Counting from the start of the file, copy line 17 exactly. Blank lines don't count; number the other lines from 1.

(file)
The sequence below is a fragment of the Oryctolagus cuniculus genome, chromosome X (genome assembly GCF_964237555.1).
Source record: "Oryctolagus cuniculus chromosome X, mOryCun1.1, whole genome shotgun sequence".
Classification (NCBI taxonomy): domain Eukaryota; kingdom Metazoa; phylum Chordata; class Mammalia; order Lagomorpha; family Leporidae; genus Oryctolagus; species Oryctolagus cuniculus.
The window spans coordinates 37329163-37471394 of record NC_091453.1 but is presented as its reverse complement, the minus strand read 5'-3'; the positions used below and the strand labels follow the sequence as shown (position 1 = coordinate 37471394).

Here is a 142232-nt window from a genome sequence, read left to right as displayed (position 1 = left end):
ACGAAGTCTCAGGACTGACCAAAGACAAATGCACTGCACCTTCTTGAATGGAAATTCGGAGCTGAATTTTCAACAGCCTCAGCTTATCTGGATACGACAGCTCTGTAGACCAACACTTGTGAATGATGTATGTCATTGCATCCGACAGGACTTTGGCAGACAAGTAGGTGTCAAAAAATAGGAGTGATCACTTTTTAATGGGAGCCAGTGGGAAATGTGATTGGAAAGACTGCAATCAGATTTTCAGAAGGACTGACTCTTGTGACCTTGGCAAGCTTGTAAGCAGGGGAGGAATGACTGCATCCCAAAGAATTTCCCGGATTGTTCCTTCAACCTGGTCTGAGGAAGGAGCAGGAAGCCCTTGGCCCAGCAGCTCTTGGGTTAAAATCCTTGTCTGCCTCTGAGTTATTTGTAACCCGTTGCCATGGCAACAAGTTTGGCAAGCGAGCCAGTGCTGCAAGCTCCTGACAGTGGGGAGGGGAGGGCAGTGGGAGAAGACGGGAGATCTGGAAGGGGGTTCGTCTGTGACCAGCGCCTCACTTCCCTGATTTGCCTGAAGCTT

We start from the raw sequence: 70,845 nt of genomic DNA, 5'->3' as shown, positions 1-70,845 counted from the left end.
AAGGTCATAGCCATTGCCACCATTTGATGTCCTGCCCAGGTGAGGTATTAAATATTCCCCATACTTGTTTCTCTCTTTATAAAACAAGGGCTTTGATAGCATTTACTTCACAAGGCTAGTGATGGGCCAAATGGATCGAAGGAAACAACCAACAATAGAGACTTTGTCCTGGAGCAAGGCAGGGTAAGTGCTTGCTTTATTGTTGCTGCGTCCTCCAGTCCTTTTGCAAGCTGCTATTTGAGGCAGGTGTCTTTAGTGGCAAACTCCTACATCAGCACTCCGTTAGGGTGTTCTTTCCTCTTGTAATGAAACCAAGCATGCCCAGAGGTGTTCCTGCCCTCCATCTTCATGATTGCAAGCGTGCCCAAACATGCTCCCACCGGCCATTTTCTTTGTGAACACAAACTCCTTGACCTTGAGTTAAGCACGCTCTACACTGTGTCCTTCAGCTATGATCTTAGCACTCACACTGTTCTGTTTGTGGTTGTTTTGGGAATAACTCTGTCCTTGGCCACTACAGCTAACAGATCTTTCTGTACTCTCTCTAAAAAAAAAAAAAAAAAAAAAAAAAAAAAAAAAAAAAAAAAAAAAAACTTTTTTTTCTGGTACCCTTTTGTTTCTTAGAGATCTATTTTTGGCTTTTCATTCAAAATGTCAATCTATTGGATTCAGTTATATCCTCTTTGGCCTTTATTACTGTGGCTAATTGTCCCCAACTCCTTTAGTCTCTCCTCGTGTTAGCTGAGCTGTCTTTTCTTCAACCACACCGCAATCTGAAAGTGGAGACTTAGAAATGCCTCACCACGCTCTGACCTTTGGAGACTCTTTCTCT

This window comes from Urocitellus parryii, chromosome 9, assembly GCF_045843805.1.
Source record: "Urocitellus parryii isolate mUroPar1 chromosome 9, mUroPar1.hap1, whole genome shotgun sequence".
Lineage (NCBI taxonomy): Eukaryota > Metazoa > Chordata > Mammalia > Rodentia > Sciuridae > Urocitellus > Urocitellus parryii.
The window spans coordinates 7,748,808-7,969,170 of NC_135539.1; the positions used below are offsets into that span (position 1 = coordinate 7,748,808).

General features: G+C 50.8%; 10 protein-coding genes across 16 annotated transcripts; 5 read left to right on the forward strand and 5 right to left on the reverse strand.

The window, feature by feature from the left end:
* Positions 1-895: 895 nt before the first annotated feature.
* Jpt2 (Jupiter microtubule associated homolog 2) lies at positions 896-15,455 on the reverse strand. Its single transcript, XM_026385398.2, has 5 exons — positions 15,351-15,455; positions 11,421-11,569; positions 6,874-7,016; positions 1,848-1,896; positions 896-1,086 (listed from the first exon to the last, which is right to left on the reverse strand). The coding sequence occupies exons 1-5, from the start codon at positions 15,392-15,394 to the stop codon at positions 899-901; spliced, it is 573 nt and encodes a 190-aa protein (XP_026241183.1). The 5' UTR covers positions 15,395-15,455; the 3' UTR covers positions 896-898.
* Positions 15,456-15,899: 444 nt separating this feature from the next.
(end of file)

* Positions 15,456-15,899: 444 nt separating this feature from the next.